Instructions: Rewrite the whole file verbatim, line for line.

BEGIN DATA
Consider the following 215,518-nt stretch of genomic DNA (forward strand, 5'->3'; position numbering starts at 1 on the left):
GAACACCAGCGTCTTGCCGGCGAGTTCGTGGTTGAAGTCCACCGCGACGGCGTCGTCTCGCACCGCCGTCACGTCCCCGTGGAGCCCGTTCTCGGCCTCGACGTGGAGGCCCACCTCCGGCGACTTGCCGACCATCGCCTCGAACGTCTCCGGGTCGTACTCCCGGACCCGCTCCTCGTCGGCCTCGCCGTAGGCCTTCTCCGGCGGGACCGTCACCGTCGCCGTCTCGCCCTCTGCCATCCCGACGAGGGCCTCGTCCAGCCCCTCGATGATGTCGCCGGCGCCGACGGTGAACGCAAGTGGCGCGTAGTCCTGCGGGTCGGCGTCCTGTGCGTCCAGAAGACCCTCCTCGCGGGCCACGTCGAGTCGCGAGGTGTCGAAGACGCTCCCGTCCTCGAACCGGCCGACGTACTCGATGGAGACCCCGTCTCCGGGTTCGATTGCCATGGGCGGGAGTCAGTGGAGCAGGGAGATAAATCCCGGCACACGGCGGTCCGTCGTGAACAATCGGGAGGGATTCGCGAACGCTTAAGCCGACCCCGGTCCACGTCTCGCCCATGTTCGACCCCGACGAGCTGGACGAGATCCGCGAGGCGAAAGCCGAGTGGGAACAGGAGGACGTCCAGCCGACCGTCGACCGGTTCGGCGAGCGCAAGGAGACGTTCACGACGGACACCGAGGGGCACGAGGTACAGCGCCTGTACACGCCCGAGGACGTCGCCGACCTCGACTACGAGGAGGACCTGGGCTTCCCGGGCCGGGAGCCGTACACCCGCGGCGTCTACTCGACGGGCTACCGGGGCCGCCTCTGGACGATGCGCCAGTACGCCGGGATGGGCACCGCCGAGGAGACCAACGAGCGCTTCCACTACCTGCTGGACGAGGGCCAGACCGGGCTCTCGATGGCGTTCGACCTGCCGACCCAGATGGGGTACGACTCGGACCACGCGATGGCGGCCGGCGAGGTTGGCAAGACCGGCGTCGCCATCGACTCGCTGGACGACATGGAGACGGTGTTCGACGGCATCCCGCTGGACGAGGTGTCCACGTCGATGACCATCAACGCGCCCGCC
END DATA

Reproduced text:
Consider the following 215,518-nt stretch of genomic DNA (forward strand, 5'->3'; position numbering starts at 1 on the left):
GAACACCAGCGTCTTGCCGGCGAGTTCGTGGTTGAAGTCCACCGCGACGGCGTCGTCTCGCACCGCCGTCACGTCCCCGTGGAGCCCGTTCTCGGCCTCGACGTGGAGGCCCACCTCCGGCGACTTGCCGACCATCGCCTCGAACGTCTCCGGGTCGTACTCCCGGACCCGCTCCTCGTCGGCCTCGCCGTAGGCCTTCTCCGGCGGGACCGTCACCGTCGCCGTCTCGCCCTCTGCCATCCCGACGAGGGCCTCGTCCAGCCCCTCGATGATGTCGCCGGCGCCGACGGTGAACGCAAGTGGCGCGTAGTCCTGCGGGTCGGCGTCCTGTGCGTCCAGAAGACCCTCCTCGCGGGCCACGTCGAGTCGCGAGGTGTCGAAGACGCTCCCGTCCTCGAACCGGCCGACGTACTCGATGGAGACCCCGTCTCCGGGTTCGATTGCCATGGGCGGGAGTCAGTGGAGCAGGGAGATAAATCCCGGCACACGGCGGTCCGTCGTGAACAATCGGGAGGGATTCGCGAACGCTTAAGCCGACCCCGGTCCACGTCTCGCCCATGTTCGACCCCGACGAGCTGGACGAGATCCGCGAGGCGAAAGCCGAGTGGGAACAGGAGGACGTCCAGCCGACCGTCGACCGGTTCGGCGAGCGCAAGGAGACGTTCACGACGGACACCGAGGGGCACGAGGTACAGCGCCTGTACACGCCCGAGGACGTCGCCGACCTCGACTACGAGGAGGACCTGGGCTTCCCGGGCCGGGAGCCGTACACCCGCGGCGTCTACTCGACGGGCTACCGGGGCCGCCTCTGGACGATGCGCCAGTACGCCGGGATGGGCACCGCCGAGGAGACCAACGAGCGCTTCCACTACCTGCTGGACGAGGGCCAGACCGGGCTCTCGATGGCGTTCGACCTGCCGACCCAGATGGGGTACGACTCGGACCACGCGATGGCGGCCGGCGAGGTTGGCAAGACCGGCGTCGCCATCGACTCGCTGGACGACATGGAGACGGTGTTCGACGGCATCCCGCTGGACGAGGTGTCCACGTCGATGACCATCAACGCGCCCGCC